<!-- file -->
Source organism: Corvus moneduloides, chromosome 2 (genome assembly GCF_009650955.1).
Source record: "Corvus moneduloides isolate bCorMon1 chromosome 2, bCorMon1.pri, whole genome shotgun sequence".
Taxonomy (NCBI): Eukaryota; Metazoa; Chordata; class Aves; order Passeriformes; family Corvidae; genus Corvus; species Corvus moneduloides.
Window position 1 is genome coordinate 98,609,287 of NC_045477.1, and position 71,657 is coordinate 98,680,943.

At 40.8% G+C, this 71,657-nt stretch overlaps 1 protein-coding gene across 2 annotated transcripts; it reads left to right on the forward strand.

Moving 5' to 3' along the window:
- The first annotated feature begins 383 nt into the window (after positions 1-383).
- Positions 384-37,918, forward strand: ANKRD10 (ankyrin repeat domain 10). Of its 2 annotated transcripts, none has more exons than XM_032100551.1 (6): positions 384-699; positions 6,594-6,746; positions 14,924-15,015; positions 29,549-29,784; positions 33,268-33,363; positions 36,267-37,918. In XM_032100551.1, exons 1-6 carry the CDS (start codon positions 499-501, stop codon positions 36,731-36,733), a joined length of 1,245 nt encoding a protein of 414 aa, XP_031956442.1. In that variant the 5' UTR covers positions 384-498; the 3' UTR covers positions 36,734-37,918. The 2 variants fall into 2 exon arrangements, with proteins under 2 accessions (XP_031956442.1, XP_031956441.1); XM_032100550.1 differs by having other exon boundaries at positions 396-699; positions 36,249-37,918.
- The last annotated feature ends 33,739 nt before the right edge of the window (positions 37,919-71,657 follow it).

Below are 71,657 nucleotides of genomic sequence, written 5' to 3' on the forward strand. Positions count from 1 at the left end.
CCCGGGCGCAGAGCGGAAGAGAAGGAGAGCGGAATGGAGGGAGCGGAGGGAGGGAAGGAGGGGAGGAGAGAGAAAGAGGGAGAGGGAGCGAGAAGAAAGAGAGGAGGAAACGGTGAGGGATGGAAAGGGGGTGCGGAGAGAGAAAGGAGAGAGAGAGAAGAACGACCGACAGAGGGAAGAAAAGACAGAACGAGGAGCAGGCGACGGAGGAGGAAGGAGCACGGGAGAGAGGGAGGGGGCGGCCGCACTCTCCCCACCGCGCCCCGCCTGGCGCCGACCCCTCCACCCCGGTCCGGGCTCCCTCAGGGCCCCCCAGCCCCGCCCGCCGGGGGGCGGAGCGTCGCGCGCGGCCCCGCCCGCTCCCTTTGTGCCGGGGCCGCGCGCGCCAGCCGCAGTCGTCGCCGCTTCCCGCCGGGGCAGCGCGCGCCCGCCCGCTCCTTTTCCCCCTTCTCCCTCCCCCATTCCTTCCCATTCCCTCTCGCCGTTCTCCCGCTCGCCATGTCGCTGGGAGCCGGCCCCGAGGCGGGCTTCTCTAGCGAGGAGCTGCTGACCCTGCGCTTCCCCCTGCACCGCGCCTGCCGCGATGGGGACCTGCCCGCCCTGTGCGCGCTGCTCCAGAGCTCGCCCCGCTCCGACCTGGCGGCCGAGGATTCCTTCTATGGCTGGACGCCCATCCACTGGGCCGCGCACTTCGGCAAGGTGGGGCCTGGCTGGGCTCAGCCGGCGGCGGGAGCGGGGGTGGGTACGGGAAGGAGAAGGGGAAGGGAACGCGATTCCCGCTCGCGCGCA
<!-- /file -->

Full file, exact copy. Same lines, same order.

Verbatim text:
Source organism: Corvus moneduloides, chromosome 2 (genome assembly GCF_009650955.1).
Source record: "Corvus moneduloides isolate bCorMon1 chromosome 2, bCorMon1.pri, whole genome shotgun sequence".
Taxonomy (NCBI): Eukaryota; Metazoa; Chordata; class Aves; order Passeriformes; family Corvidae; genus Corvus; species Corvus moneduloides.
Window position 1 is genome coordinate 98,609,287 of NC_045477.1, and position 71,657 is coordinate 98,680,943.

At 40.8% G+C, this 71,657-nt stretch overlaps 1 protein-coding gene across 2 annotated transcripts; it reads left to right on the forward strand.

Moving 5' to 3' along the window:
- The first annotated feature begins 383 nt into the window (after positions 1-383).
- Positions 384-37,918, forward strand: ANKRD10 (ankyrin repeat domain 10). Of its 2 annotated transcripts, none has more exons than XM_032100551.1 (6): positions 384-699; positions 6,594-6,746; positions 14,924-15,015; positions 29,549-29,784; positions 33,268-33,363; positions 36,267-37,918. In XM_032100551.1, exons 1-6 carry the CDS (start codon positions 499-501, stop codon positions 36,731-36,733), a joined length of 1,245 nt encoding a protein of 414 aa, XP_031956442.1. In that variant the 5' UTR covers positions 384-498; the 3' UTR covers positions 36,734-37,918. The 2 variants fall into 2 exon arrangements, with proteins under 2 accessions (XP_031956442.1, XP_031956441.1); XM_032100550.1 differs by having other exon boundaries at positions 396-699; positions 36,249-37,918.
- The last annotated feature ends 33,739 nt before the right edge of the window (positions 37,919-71,657 follow it).

Below are 71,657 nucleotides of genomic sequence, written 5' to 3' on the forward strand. Positions count from 1 at the left end.
CCCGGGCGCAGAGCGGAAGAGAAGGAGAGCGGAATGGAGGGAGCGGAGGGAGGGAAGGAGGGGAGGAGAGAGAAAGAGGGAGAGGGAGCGAGAAGAAAGAGAGGAGGAAACGGTGAGGGATGGAAAGGGGGTGCGGAGAGAGAAAGGAGAGAGAGAGAAGAACGACCGACAGAGGGAAGAAAAGACAGAACGAGGAGCAGGCGACGGAGGAGGAAGGAGCACGGGAGAGAGGGAGGGGGCGGCCGCACTCTCCCCACCGCGCCCCGCCTGGCGCCGACCCCTCCACCCCGGTCCGGGCTCCCTCAGGGCCCCCCAGCCCCGCCCGCCGGGGGGCGGAGCGTCGCGCGCGGCCCCGCCCGCTCCCTTTGTGCCGGGGCCGCGCGCGCCAGCCGCAGTCGTCGCCGCTTCCCGCCGGGGCAGCGCGCGCCCGCCCGCTCCTTTTCCCCCTTCTCCCTCCCCCATTCCTTCCCATTCCCTCTCGCCGTTCTCCCGCTCGCCATGTCGCTGGGAGCCGGCCCCGAGGCGGGCTTCTCTAGCGAGGAGCTGCTGACCCTGCGCTTCCCCCTGCACCGCGCCTGCCGCGATGGGGACCTGCCCGCCCTGTGCGCGCTGCTCCAGAGCTCGCCCCGCTCCGACCTGGCGGCCGAGGATTCCTTCTATGGCTGGACGCCCATCCACTGGGCCGCGCACTTCGGCAAGGTGGGGCCTGGCTGGGCTCAGCCGGCGGCGGGAGCGGGGGTGGGTACGGGAAGGAGAAGGGGAAGGGAACGCGATTCCCGCTCGCGCGCA